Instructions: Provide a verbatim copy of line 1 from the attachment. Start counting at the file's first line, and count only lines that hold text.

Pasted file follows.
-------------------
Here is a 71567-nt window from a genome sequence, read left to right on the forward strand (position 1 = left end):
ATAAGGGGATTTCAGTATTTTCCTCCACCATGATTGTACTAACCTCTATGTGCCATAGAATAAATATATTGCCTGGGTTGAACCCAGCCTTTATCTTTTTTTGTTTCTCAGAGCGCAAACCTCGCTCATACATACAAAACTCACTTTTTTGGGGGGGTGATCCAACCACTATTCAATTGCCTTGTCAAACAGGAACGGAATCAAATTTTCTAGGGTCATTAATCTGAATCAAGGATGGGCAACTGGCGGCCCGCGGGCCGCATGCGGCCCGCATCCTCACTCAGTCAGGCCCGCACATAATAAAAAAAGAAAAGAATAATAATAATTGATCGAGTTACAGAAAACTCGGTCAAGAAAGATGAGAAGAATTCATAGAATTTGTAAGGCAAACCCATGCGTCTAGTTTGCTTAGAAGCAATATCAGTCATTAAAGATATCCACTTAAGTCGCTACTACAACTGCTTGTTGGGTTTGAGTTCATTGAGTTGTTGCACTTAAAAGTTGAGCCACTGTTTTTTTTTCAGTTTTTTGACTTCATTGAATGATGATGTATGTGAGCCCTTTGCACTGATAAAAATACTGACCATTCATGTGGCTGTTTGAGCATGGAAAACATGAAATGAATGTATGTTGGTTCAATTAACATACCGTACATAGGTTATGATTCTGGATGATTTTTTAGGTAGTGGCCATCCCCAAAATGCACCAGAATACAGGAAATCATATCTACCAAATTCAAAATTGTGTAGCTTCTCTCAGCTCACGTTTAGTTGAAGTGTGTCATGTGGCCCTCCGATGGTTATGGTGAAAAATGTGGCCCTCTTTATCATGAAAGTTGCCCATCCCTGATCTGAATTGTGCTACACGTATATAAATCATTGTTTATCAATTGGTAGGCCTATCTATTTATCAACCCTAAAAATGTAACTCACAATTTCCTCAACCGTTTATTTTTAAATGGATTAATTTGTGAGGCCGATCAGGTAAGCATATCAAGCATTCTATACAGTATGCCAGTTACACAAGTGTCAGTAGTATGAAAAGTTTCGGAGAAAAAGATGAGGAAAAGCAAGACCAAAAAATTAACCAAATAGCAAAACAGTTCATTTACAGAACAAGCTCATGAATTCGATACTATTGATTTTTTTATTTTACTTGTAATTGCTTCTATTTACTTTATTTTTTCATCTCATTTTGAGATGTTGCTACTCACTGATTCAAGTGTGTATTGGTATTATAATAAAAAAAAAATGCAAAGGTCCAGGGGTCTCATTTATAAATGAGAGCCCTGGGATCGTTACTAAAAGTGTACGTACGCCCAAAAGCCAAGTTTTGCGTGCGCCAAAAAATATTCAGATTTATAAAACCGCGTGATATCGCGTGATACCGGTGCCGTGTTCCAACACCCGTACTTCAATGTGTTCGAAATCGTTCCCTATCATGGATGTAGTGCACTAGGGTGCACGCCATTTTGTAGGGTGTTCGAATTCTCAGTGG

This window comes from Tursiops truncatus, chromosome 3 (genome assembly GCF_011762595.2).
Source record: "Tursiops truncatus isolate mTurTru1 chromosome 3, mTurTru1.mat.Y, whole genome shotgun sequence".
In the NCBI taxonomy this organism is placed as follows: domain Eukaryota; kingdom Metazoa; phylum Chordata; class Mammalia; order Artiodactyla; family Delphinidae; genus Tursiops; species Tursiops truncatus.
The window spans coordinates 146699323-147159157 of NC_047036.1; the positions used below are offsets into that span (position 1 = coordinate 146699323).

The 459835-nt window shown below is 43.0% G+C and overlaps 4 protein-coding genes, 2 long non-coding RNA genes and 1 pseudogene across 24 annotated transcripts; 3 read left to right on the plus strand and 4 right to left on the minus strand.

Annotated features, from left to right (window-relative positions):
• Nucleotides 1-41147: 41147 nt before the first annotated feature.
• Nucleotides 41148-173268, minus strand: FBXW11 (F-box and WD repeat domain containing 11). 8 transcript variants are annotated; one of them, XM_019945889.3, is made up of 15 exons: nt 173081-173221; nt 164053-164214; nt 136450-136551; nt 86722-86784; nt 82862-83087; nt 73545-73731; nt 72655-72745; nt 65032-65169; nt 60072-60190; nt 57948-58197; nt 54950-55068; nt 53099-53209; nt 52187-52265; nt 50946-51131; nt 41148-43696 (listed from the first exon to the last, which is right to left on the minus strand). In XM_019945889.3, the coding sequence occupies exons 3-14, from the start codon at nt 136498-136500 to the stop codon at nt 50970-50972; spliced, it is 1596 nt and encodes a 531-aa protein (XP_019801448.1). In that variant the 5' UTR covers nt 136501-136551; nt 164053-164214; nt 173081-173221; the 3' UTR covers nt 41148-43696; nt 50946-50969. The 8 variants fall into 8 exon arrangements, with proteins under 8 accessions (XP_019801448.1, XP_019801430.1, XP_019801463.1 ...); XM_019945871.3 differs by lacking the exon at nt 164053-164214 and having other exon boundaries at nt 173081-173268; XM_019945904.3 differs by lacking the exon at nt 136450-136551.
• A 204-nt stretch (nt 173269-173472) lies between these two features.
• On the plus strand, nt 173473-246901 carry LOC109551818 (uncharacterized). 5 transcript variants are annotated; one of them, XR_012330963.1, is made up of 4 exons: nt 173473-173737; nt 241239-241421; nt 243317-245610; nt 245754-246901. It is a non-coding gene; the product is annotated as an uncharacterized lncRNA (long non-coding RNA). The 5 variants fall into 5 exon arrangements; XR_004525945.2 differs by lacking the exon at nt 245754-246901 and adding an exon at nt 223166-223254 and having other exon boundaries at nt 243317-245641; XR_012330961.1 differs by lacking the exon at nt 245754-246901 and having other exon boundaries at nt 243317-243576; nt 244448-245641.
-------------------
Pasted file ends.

Here is a 71567-nt window from a genome sequence, read left to right on the forward strand (position 1 = left end):